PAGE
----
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Draft Dean for Democrats

The Democratic Party should reinvigorate itself with the leadership of the former candidate

Since taking over the Democratic National Committee (DNC) in 2001, Terry McAuliffe has devoted that organization to raising massive amounts of large, unregulated donations known as soft money. With McAuliffe’s recent announcement that he will leave the DNC after the November elections, Democrats should find a leader who can harvest the small donations and grassroots energy that will keep the Party competitive and strong. Gov. Howard Dean is that kind of leader.

While we believe that John Kerry is the best candidate to put the Democratic message before the voters this November, there is no question that Governor Dean has shown the kind of skills that the DNC needs.

First, Dean has shown an ability to raise small donations from the grassroots of the Party. With more than a quarter of a million donors, most donating less than $100, Dean shattered Democratic fundraising records in a race with nine candidates competing for the dollars and the support of the Party faithful.

Democrats usually lag far behind Republicans in hard money donations, which by law are limited to no more than $2,000 per individual. In the first six months of the 2003-2004 election cycle, Democrats raised nearly $83 million less than Republicans in hard money. After the passage of the Bipartisan Campaign Finance Reform Act, popularly known as McCain-Feingold, the soft-money donations that Democrats have used to overcome the Republican hard-money advantage are illegal. Even before they were illegal, these massive donations from corporations, labor unions and wealthy individuals undermined the Democrats’ populist rhetoric and diverted the Party’s focus away from the grassroots. Dean is the one Democrat who has shown the ability to build a national campaign on small donations. His experience and talent could go a long way towards making the Democrats competitive in the post-McCain-Feingold world and legitimizing the Democratic claim of being the party of the people.

Dean has also shown that he can excite the Democratic Party base. During his primary campaign, Dean signed up more than half a million voters on his website, and he used far more volunteers in both New Hampshire and Iowa than any of the other campaigns. More importantly, Dean built his support by standing up for core Democratic principles, from multilateral foreign policy to universal healthcare.

As DNC Chair, McAuliffe shied away from promoting ideological cohesion in the Democratic Party. Under his leadership, the Democrats were largely unable to present a unified message in the face of the Republican’s radical platform. McAuliffe’s decision indicated a focus on moderate voters at the expense of the Democratic base. In contrast, the Republicans have been successful by playing to their base and refusing to compromise their principles. To counter the Republican’s radical agenda, the Democrats must clearly articulate their own vision. Dean could build the kind of grassroots movement that would allow the Democrats to stand up for their ideas.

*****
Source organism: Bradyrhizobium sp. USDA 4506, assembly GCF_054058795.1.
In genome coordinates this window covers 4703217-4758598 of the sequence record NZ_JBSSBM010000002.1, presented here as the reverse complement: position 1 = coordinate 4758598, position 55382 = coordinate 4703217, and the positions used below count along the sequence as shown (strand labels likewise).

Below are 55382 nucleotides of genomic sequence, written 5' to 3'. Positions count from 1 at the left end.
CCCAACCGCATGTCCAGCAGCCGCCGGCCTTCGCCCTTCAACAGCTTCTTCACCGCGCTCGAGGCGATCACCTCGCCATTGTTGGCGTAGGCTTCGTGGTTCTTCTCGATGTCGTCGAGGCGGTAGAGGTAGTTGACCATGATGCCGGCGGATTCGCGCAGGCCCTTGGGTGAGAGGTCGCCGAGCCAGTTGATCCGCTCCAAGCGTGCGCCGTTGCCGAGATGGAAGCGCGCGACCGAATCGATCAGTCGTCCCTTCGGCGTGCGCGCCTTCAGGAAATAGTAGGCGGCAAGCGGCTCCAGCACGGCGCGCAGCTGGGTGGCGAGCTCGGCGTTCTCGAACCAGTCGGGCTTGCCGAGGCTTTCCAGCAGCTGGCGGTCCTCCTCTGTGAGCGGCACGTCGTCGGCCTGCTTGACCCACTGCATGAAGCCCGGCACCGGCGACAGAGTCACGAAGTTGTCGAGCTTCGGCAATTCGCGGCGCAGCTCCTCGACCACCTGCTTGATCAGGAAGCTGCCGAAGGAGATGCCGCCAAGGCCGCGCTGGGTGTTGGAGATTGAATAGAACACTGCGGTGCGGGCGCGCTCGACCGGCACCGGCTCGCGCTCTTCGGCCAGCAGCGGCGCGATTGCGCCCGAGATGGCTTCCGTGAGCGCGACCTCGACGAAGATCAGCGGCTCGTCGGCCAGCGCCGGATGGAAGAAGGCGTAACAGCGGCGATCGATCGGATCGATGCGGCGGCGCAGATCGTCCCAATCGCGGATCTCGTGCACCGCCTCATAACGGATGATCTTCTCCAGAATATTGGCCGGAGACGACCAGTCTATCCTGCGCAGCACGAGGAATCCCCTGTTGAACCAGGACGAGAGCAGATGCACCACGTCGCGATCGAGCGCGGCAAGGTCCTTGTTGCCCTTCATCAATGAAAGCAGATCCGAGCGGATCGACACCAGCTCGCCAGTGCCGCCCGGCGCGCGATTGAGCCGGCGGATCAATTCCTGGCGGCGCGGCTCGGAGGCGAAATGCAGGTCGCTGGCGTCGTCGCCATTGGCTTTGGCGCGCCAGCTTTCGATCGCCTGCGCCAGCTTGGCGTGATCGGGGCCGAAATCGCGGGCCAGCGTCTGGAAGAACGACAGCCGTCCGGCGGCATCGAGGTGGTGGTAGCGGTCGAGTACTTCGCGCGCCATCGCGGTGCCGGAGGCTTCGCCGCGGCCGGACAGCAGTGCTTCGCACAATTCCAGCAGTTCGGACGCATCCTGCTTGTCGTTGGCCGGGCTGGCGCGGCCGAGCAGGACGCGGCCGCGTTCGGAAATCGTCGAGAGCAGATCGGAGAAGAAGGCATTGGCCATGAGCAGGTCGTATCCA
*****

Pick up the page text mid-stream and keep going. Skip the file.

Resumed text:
Finally, Dean has the administrative experience to manage an organization like the DNC. He has served as the head of the Democratic Governor’s Association and the National Governor’s Association. In both those positions, he showed an ability to work with all kinds of leaders to promote common interests. As Governor of Vermont, Dean was a prudent fiscal manager who expanded important social services while balancing the budget for 11 straight years. The DNC, which suffers from a multi-million dollar deficit, could use a shrewd money manager like Dean.

Dean’s current project, Democracy for America, reveals why Dean would be a major improvement for the DNC. Democracy for America is focused on building a grassroots movement to get rid of George W. Bush. At the same time, the organization is helping progressive Democrats receive the money they need to be competitive. Dean did not abandon the Democratic Party after failing to win the presidential nomination, nor did he give up fighting for his beliefs. He is finding innovative new ways to help the Democrats while rejuvenating the party from within. This is exactly what the DNC should be doing.

The DNC will not select its new Chairman until after the November elections. But, as Dean showed, grassroots effort is the only way to make significant change in the Democratic Party or in the nation, and those changes take time. To that end, several former Dean staffers have launched a website to draft Dean to run for DNC Chair, and to encourage Democrats to elect him. The website, www.deanfordemocrats.com, is the beginning of what we hope will be a massive effort to reshape the Democratic Party for the new millennium.

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